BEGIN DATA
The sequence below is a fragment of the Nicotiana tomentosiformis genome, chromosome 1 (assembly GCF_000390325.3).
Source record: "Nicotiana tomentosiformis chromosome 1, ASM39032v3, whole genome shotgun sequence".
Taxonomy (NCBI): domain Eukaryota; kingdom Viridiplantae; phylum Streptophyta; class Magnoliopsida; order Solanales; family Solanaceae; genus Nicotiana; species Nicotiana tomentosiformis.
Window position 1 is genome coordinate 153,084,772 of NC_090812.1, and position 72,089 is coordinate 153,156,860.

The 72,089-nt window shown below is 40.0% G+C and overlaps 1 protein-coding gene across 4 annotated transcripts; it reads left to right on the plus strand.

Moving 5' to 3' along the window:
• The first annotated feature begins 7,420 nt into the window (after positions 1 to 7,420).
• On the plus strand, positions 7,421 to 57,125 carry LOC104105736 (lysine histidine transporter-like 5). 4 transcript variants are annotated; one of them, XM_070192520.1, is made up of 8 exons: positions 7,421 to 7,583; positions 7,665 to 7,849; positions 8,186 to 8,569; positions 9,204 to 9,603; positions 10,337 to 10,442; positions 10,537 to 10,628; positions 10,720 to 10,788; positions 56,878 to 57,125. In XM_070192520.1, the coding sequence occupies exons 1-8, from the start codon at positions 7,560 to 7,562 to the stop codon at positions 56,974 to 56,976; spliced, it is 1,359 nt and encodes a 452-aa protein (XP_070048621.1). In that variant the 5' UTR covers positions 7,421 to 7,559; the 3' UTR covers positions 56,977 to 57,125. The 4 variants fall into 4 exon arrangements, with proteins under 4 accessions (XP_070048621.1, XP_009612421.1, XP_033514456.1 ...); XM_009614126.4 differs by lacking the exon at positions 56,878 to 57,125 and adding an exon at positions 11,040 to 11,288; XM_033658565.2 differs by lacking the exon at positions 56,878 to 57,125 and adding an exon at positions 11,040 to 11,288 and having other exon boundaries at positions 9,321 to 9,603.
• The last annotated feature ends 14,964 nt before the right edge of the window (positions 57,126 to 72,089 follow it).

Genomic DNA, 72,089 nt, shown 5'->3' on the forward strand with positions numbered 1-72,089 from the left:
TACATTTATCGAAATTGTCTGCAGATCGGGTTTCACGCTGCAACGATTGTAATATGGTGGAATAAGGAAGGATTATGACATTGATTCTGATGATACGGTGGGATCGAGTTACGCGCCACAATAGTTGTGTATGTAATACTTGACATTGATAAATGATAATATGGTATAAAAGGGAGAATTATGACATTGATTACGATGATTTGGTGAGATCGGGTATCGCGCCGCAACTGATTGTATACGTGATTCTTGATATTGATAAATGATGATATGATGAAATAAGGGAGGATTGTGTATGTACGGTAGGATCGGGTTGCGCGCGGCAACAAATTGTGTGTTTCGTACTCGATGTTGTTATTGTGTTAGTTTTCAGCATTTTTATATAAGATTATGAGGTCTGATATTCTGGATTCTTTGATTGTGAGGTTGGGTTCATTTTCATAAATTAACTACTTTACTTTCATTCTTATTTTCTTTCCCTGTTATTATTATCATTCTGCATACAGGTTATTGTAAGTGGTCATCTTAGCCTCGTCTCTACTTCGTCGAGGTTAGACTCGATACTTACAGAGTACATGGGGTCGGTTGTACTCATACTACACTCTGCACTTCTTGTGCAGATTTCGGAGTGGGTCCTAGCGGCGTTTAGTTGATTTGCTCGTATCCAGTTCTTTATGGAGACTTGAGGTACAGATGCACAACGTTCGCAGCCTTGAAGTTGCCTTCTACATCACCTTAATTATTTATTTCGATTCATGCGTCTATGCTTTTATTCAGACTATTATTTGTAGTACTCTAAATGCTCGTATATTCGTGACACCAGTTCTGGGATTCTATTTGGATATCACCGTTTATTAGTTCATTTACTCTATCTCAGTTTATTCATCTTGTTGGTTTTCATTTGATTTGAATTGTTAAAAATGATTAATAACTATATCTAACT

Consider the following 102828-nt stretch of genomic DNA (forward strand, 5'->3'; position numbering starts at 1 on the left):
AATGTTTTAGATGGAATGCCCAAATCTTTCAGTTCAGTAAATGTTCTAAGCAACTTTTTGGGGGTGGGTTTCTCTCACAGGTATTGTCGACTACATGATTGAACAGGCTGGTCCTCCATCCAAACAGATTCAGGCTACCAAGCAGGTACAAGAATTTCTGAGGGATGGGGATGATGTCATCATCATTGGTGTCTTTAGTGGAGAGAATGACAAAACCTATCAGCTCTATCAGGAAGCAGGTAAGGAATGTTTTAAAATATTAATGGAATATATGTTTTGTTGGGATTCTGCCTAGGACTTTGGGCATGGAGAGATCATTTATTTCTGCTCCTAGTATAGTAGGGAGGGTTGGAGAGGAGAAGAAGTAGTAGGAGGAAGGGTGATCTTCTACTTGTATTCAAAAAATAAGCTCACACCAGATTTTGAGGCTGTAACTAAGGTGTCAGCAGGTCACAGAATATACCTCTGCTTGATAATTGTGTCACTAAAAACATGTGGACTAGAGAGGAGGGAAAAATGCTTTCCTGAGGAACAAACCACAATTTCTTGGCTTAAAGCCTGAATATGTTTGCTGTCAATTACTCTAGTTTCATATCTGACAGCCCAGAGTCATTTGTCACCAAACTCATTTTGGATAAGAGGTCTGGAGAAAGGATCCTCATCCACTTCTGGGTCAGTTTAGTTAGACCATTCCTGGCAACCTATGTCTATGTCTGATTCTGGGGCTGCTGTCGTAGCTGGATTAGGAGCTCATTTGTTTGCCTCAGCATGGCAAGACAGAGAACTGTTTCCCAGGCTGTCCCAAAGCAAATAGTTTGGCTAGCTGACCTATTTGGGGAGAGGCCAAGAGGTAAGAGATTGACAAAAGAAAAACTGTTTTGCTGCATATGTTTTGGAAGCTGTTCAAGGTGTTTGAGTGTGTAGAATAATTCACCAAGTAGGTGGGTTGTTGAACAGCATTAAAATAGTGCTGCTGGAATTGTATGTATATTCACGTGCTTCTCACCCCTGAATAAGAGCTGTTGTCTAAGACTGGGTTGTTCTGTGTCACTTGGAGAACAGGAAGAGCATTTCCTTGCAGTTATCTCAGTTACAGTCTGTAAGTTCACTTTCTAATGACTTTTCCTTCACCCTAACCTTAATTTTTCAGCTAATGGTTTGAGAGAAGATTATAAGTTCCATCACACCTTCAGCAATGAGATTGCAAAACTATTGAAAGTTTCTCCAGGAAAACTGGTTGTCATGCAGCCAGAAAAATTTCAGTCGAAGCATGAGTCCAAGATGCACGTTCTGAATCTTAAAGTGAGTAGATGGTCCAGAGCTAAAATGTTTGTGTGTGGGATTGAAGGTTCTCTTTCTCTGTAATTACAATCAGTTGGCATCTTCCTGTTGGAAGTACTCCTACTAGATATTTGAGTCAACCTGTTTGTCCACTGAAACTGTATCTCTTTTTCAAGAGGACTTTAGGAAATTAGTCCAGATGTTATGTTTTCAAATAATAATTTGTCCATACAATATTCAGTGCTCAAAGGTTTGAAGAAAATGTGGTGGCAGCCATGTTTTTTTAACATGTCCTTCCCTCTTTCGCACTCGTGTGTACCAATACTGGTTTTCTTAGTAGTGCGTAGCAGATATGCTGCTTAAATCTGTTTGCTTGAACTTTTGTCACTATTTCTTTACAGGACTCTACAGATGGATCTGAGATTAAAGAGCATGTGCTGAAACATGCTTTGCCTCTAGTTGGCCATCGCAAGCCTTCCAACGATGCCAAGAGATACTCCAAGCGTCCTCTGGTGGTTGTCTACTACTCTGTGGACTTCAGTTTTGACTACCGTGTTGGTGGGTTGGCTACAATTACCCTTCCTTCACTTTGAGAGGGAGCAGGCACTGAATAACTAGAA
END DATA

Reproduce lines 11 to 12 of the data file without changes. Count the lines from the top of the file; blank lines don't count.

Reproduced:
TACATTTATCGAAATTGTCTGCAGATCGGGTTTCACGCTGCAACGATTGTAATATGGTGGAATAAGGAAGGATTATGACATTGATTCTGATGATACGGTGGGATCGAGTTACGCGCCACAATAGTTGTGTATGTAATACTTGACATTGATAAATGATAATATGGTATAAAAGGGAGAATTATGACATTGATTACGATGATTTGGTGAGATCGGGTATCGCGCCGCAACTGATTGTATACGTGATTCTTGATATTGATAAATGATGATATGATGAAATAAGGGAGGATTGTGTATGTACGGTAGGATCGGGTTGCGCGCGGCAACAAATTGTGTGTTTCGTACTCGATGTTGTTATTGTGTTAGTTTTCAGCATTTTTATATAAGATTATGAGGTCTGATATTCTGGATTCTTTGATTGTGAGGTTGGGTTCATTTTCATAAATTAACTACTTTACTTTCATTCTTATTTTCTTTCCCTGTTATTATTATCATTCTGCATACAGGTTATTGTAAGTGGTCATCTTAGCCTCGTCTCTACTTCGTCGAGGTTAGACTCGATACTTACAGAGTACATGGGGTCGGTTGTACTCATACTACACTCTGCACTTCTTGTGCAGATTTCGGAGTGGGTCCTAGCGGCGTTTAGTTGATTTGCTCGTATCCAGTTCTTTATGGAGACTTGAGGTACAGATGCACAACGTTCGCAGCCTTGAAGTTGCCTTCTACATCACCTTAATTATTTATTTCGATTCATGCGTCTATGCTTTTATTCAGACTATTATTTGTAGTACTCTAAATGCTCGTATATTCGTGACACCAGTTCTGGGATTCTATTTGGATATCACCGTTTATTAGTTCATTTACTCTATCTCAGTTTATTCATCTTGTTGGTTTTCATTTGATTTGAATTGTTAAAAATGATTAATAACTATATCTAACT

Consider the following 102828-nt stretch of genomic DNA (forward strand, 5'->3'; position numbering starts at 1 on the left):